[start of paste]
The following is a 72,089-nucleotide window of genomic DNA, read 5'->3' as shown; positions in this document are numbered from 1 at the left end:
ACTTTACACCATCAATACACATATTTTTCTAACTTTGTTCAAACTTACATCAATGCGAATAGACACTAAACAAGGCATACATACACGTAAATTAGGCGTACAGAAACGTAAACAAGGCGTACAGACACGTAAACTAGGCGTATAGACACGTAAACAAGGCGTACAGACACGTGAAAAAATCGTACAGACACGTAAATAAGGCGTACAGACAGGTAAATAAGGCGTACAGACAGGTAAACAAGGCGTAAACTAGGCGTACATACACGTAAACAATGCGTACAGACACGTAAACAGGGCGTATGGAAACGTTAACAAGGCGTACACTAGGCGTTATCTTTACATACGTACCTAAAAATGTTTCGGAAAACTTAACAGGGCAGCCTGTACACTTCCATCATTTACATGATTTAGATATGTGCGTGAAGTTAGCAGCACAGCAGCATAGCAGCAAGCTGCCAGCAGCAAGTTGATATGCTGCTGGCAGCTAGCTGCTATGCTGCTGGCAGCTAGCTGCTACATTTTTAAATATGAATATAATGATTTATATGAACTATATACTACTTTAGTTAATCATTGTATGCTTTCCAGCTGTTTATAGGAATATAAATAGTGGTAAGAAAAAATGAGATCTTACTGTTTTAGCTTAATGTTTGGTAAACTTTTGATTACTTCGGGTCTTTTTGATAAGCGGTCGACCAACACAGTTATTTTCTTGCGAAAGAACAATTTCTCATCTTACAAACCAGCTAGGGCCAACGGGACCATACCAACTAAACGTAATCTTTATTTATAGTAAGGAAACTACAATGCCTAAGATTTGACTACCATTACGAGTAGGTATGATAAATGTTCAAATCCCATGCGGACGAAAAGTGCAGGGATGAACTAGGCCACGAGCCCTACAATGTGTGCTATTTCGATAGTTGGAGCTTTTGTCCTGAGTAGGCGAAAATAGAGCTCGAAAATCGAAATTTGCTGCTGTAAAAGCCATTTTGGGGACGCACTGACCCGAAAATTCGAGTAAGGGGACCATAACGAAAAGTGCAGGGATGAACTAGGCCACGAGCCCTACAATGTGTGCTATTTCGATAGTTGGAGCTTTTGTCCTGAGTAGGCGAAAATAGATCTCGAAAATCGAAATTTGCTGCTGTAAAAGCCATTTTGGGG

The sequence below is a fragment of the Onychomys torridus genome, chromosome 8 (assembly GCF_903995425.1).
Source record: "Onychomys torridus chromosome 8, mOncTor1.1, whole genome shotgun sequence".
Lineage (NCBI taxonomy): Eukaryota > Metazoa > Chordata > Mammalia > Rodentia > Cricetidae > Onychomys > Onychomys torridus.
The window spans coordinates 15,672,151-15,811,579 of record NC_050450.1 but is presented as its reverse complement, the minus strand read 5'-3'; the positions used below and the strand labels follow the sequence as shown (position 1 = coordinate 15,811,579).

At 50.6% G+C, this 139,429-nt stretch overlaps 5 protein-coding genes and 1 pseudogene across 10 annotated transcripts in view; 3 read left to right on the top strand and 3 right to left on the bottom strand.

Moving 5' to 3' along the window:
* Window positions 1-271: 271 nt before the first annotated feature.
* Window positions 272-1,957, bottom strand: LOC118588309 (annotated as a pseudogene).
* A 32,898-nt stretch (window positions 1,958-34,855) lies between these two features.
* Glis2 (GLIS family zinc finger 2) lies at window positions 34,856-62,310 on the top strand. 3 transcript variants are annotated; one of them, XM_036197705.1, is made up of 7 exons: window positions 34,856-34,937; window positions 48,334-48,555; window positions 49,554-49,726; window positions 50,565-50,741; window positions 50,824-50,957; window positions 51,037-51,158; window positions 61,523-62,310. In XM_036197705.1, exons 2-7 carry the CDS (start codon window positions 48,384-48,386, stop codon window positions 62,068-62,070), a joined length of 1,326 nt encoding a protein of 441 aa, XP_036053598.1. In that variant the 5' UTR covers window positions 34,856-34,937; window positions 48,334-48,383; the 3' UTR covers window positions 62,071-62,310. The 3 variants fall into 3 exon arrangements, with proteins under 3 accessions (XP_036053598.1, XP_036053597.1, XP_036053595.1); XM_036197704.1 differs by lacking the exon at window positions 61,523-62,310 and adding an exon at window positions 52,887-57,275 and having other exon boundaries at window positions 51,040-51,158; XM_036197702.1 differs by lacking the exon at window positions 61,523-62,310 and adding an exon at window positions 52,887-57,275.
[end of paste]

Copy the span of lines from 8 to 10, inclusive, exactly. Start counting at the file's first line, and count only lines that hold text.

Moving 5' to 3' along the window:
* Window positions 1-271: 271 nt before the first annotated feature.
* Window positions 272-1,957, bottom strand: LOC118588309 (annotated as a pseudogene).